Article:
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  • Writer's pictureTena Davies, Clinical Psychologist, Certified Schema Therapist

Managing the impulsive child mode

The impulsive child mode

The impulsive child mode is a common client mode but it’s not always easy to recognise or tease it apart from other modes. It can also be unclear how to treat it. Below are some ideas to help recognise and treat the impulsive child mode.

The impulsive child

· Acts impulsively to fulfil short-term, hedonistic aims and desires to the detriment of the client’s medium and long term goals as well as their health and wellbeing

· Can be out of control, reckless and rebellious

· Does not have regard for long-term repercussions

· Has difficulty accepting and tolerating limits

The impulsive child mode differs from the detached self-soother mode in that it has a lot of energy behind it and can present as emotional and uninhibited. Whereas the detached self-soother mode has a more numb, vacant and detached/flat flavour to it.

In terms of treating impulsive child mode

· Identify & treat the underlying schemas that fuel and perpetuate the mode (e.g., entitlement and insufficient self-control schemas)

· Balance validating with setting limits on impulsivity and using empathic confrontation

· Attune to and validate the core needs the impulsive child mode may be attempting to meet such as autonomy or enjoyment

· Explore ways to pause and reflect in day-to-day life as an antidote to impulsive behaviour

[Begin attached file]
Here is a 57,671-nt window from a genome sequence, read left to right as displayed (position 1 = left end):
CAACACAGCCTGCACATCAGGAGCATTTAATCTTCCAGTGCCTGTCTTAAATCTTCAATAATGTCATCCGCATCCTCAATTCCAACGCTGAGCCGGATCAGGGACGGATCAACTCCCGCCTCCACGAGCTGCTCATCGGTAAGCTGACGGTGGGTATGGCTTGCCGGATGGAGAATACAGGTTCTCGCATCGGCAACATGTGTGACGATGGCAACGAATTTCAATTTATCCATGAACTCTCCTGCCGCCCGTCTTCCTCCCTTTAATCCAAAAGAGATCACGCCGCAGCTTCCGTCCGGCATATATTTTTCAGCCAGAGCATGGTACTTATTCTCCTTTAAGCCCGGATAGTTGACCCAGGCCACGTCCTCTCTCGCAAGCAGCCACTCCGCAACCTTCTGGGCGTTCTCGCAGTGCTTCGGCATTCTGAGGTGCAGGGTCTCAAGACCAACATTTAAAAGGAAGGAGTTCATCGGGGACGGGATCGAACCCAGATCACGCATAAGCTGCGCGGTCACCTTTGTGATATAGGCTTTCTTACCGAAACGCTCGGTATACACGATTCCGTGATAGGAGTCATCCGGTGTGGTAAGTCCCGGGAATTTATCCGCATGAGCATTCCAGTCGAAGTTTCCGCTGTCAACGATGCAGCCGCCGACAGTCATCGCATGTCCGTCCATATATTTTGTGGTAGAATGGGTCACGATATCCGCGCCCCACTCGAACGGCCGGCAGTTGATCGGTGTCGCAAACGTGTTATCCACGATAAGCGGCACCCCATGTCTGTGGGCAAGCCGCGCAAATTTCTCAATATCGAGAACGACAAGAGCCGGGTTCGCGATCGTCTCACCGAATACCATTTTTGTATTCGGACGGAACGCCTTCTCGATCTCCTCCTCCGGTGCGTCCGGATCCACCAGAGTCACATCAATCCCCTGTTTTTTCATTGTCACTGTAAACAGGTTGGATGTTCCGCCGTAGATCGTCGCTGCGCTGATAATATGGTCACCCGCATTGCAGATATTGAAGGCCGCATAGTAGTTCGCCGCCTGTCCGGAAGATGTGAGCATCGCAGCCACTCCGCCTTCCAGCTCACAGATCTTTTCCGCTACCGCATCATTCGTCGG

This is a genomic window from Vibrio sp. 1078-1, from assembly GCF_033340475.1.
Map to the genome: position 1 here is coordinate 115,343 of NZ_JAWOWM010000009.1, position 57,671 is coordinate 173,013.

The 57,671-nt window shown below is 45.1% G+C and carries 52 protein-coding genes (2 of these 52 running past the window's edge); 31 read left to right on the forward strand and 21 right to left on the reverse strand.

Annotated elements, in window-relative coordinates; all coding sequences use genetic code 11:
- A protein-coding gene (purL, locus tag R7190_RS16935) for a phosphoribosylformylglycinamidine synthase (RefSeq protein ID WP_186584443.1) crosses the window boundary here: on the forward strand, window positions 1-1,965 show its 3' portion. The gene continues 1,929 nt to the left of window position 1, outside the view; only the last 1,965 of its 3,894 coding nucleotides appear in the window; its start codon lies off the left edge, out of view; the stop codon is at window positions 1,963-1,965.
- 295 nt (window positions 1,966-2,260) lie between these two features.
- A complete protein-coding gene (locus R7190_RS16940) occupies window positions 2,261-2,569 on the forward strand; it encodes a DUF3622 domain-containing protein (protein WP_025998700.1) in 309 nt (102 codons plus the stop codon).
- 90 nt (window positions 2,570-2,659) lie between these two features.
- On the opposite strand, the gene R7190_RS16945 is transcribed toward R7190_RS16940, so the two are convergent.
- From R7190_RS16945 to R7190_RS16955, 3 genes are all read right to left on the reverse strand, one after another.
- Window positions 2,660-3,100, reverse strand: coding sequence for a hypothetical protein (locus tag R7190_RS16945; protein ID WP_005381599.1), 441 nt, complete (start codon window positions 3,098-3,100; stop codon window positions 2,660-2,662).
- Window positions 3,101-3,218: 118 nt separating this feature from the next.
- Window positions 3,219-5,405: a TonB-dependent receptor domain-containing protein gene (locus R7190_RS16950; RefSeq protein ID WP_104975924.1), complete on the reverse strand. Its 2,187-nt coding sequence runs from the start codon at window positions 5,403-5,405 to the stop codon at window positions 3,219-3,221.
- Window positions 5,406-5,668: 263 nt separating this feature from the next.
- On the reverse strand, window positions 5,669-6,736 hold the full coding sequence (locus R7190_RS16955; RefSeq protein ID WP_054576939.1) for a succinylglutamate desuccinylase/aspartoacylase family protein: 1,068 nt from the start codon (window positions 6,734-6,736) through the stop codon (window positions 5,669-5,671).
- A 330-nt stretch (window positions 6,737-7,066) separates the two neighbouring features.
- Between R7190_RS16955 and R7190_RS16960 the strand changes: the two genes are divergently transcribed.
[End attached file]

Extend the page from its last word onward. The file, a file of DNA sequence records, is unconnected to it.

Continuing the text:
· Explore the consequences of impulsive behaviour (e.g. the impulsive child may drink excessively but it’s the vulnerable child who picks up the pieces)

· Create flashcards to support the client to manage impulses with reparenting messages (e.g., slow down, what need is under this impulse?)

· Where appropriate it may be worth exploring diagnoses such as ADHD

· As with all mode work helping the client build the healthy adult mode will better enable them to meet the needs of the vulnerable child and make them less likely to flip into dysfunctional coping modes for relief.



Experiential work can be a powerful way to work with this mode:

· Invite the impulsive child mode (IC) (chair 1) to describe a time when they were activated (i.e., illicit drug use), next ask the vulnerable child (VC) (chair 2) to describe the impact on them (fear, worry, shame etc.). The therapist, then the client’s healthy adult (HA) (chair 3), to identify core needs for both the IC and VC, soothe the VC and propose a plan with healthy alternatives (to meet needs for both modes).

· Ask the client to sit in a chair (chair 1) and speak from the impulsive child mode describing how they act and what their intention is (shop recklessly in order to feel better). Then invite the client to sit behind the impulsive child chair (chair 2) and speak from their vulnerable child exploring the impact the impulsive child’s behaviour has on them. Then invite the healthy adult mode (chair 3) to workshop ideas on how to identify and meet the underlying needs of this mode

· Explore the client’s mode cycles. For example, it is common that a client will have a strong demanding critic mode (you must do more), which mobilises their overcontroller to go into overdrive. The impulsive child often “corrects” for the joylessness of overworking and doing through impulsive hedonism. Therefore, exploring ways to break the mode cycle before the impulsive child mode is activated can be helpful.

Tena Davies is a Clinical Psychologist and Advanced Certified Schema Therapist/Supervisor in Melbourne, Australia. She works with adults in private practice and enjoys supervising other schema therapists.



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